“Coyote on an ice flow on the Charles River, Cambridge side behind the Sonesta Hotel and rescuers on the way.”
The first call I heard and there I was in the middle of a snow storm, slippery roads, poor visibility, red traffic lights, McDonald’s pit stop and with what little traffic there was on the roads seemed to be in front of me. Then it took 10 minutes to get through every traffic lighted intersection while my patience waned.
It seemed like I could not get a break. What was normally a 25 minute ride turned into almost an hour and every minute it took me to get there put the rescuers from the Animal Rescue League closer to their prey.
The good news was when I did get there the rescuer in the wet suit was just being lowered via a rope into the Charles. A frontend loader which cleared some of the snow had the ropes tied to it and Sgt. Jim Deyermond of MSP in control of the ropes.
As I tried to park and watch at the same time there was a NECN team there, Mark Garfinkle of the Herald with all is lens, youth and knowing what to do and the man who makes me feel young Al McNaughton from WHDH who will be 73 in March. I hate being late and last.
I did not think I had time to put on my two rain jackets, one for me and one for the camera so we both were not covered properly, plus I have a tough time working with gloves so my hands were uncovered. The good news was as soon as I dragged myself, video camera, still camera and tripod to the railing overlooking the Charles the coyote was no more than 30 feet from me struggling to stay afloat on an ice flow.
The rescuer had the snare hook rope on a pole and the plan was to grab the “wild dog” and drag it to the boat docks near where we were. The only problem with the plan is the Coyote was not going along with it. As the rescuer made progress going towards the coyote the coyote would keeping moving further away, falling through ice holes and pulling herself up. The rescuer was hoping it would be stuck with half its body in the water so it could be “saved.”
I was using the video camera then the still camera then the video camera. For what I do the video was more important for what I wanted the still camera was more fun. The only time I do coyote stories in my 44 years was after it attacked a domestic animal or was a safety nuisance. Coyotes are not taken happily or lightly in this area.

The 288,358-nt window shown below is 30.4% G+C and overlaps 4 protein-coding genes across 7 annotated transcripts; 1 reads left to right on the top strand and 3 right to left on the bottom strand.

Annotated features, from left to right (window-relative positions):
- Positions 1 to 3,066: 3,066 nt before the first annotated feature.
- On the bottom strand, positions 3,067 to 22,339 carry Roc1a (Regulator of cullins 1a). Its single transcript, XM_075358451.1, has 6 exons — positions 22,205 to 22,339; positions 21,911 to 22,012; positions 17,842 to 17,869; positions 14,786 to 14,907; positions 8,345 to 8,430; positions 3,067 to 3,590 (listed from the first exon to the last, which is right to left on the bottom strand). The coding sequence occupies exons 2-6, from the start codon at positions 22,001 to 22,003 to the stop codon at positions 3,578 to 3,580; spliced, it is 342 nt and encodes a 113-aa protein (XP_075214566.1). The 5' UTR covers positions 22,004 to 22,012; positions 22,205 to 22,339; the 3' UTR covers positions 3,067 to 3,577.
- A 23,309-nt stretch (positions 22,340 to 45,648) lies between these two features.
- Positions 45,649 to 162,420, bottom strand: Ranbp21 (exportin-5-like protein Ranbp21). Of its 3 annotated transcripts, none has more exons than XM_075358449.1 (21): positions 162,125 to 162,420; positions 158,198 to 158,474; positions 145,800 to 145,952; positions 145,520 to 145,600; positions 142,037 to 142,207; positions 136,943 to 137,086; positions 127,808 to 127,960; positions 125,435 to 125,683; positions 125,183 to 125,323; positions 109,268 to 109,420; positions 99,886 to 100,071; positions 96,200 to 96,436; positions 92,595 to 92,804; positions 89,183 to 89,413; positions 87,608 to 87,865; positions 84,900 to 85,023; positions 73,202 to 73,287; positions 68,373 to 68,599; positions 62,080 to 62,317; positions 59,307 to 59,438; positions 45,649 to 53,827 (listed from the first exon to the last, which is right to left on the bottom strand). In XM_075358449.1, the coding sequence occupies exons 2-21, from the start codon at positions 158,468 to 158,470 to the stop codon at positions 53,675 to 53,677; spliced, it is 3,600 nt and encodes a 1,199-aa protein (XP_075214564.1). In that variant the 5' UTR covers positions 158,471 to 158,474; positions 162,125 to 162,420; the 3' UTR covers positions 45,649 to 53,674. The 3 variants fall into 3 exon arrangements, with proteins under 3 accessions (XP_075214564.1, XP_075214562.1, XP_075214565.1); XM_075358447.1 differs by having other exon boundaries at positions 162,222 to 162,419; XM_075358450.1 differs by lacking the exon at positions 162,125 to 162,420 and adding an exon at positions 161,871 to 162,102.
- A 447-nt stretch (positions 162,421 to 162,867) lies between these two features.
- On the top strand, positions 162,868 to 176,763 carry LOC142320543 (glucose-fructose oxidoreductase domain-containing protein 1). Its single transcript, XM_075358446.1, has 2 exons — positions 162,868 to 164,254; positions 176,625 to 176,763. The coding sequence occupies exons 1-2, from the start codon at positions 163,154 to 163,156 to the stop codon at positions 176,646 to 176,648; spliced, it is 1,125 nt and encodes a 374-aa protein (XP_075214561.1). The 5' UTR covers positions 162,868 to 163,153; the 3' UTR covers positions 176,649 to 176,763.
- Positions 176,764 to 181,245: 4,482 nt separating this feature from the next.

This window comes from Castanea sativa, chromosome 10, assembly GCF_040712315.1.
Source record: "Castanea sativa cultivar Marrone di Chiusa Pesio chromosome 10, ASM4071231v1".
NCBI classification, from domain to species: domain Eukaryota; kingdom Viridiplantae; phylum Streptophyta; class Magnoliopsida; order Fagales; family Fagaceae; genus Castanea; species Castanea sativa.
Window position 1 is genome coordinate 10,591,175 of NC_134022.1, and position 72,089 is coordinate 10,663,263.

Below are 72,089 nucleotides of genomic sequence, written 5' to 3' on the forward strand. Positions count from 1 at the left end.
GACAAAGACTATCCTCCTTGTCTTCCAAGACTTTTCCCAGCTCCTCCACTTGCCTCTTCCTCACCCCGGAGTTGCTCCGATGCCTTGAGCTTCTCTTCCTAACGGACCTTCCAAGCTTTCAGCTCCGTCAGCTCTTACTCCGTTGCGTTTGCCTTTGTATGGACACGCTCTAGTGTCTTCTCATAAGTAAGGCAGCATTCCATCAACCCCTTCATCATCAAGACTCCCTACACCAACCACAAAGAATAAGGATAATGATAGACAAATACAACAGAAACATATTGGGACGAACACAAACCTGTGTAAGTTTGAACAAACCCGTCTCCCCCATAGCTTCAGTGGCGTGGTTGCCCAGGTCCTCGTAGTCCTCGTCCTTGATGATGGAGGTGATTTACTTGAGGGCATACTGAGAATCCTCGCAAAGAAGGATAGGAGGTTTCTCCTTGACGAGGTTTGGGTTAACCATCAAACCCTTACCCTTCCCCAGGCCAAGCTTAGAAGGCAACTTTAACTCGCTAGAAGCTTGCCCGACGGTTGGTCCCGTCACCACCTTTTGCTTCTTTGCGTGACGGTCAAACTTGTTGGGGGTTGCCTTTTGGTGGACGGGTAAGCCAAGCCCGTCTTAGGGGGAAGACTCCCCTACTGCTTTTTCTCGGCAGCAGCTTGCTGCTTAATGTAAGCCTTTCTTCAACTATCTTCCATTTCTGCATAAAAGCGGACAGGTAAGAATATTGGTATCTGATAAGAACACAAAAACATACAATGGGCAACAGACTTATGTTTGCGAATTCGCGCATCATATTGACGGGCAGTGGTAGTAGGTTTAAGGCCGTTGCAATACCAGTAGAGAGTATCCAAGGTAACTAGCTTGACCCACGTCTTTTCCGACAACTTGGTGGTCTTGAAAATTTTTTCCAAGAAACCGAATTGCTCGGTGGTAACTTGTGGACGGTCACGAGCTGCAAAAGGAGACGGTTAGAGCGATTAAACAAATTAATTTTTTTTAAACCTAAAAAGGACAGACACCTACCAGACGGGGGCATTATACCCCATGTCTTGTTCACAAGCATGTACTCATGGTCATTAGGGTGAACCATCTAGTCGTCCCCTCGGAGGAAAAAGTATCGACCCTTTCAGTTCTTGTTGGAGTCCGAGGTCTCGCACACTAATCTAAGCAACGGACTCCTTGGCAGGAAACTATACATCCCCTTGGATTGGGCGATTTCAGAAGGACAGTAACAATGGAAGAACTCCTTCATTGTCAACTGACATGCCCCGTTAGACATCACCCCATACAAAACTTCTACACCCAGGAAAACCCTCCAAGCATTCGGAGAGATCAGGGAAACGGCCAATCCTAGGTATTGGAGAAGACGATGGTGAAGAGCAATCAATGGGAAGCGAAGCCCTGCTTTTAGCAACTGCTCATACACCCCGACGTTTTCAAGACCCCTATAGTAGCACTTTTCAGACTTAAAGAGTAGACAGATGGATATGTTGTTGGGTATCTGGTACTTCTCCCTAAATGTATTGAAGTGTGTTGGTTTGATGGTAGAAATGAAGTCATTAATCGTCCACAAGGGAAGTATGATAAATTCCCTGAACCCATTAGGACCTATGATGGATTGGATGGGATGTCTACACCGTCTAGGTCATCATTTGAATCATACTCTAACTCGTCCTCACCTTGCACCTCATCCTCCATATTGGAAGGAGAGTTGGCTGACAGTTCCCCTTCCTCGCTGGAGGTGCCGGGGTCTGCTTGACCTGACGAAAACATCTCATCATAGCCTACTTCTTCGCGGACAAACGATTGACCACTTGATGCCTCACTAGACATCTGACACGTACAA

The rescue operation went on for about 20 minutes, I shot 12 minutes of tape, took 20 something stills and the last shot was of the animal making its way across the Charles back to Boston. (One theory from Nancy Bent on the assignment desk is the people on Beacon Hill put her on an iceberg as it was probably a cousin of the one that menaced Louisburg Square last month).
I was frozen when I got through; the cold had gone through me. My hands were numb along with my well booted feet. I was so cold I was nauseous. I thought my day was over as I could not feel anything but pain. It took about 20 minutes to get back to feeling comfortable. The good news is the station website ran 17 photos and the pain seemed to be worth it.
The rescuers packed up their gear and went looking for her on the Boston side of the Charles. A few hours later we were notified she was captured and brought to the Tufts Veterinary Hospital in Grafton in good shape.
She was scheduled to be released this past weekend into a safe environment.
Video on www.TheBostonChannel.com:
Not my first animal rescue on the Charles.
In January of 1978 I was about 100 yards from these same docks at the MIT boat house where there was a dog stuck on the ice. I got there with the first arriving police and brought my Golden Retriever down to the dock to try and lure the dog back to safety.
“Glossy” barked and wagged her tail and the dog made it back to land. Something like the movie we saw last night, “No Strings Attached.”